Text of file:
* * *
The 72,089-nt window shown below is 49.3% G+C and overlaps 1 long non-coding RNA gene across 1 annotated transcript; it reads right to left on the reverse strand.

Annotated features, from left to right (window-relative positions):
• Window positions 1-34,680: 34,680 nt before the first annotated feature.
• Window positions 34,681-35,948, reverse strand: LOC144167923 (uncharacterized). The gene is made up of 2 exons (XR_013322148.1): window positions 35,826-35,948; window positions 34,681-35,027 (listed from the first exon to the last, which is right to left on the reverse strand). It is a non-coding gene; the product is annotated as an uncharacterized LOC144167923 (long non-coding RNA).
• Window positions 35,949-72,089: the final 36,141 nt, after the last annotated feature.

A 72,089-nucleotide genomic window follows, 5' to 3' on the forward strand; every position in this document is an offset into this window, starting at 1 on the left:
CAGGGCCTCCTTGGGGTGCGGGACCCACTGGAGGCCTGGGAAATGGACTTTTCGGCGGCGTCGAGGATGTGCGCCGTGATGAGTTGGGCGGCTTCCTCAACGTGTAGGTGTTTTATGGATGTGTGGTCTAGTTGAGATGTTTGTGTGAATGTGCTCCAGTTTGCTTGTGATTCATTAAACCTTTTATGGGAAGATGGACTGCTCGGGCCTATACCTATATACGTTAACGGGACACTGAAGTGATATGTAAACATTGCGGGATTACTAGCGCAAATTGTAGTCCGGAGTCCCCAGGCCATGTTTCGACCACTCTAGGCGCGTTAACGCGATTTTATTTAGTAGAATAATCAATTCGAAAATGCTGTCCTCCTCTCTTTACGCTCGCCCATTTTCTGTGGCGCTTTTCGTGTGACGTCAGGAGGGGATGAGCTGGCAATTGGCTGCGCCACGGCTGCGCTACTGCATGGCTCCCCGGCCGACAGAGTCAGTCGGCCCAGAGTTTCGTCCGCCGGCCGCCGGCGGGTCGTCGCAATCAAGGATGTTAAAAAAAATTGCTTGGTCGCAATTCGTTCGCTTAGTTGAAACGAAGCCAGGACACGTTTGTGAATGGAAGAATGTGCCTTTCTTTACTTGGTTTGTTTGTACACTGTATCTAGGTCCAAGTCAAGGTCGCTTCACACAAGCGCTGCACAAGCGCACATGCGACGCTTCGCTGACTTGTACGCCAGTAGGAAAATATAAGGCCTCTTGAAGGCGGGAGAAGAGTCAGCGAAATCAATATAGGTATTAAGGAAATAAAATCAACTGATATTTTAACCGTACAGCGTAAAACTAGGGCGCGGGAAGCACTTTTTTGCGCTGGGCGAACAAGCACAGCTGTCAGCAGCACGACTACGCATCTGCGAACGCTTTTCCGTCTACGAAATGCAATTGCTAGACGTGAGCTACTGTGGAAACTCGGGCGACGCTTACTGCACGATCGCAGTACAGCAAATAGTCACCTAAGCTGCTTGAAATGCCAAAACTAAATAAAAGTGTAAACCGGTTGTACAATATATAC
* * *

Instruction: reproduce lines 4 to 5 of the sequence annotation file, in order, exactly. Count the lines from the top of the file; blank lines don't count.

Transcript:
• Window positions 34,681-35,948, reverse strand: LOC144167923 (uncharacterized). The gene is made up of 2 exons (XR_013322148.1): window positions 35,826-35,948; window positions 34,681-35,027 (listed from the first exon to the last, which is right to left on the reverse strand). It is a non-coding gene; the product is annotated as an uncharacterized LOC144167923 (long non-coding RNA).
• Window positions 35,949-72,089: the final 36,141 nt, after the last annotated feature.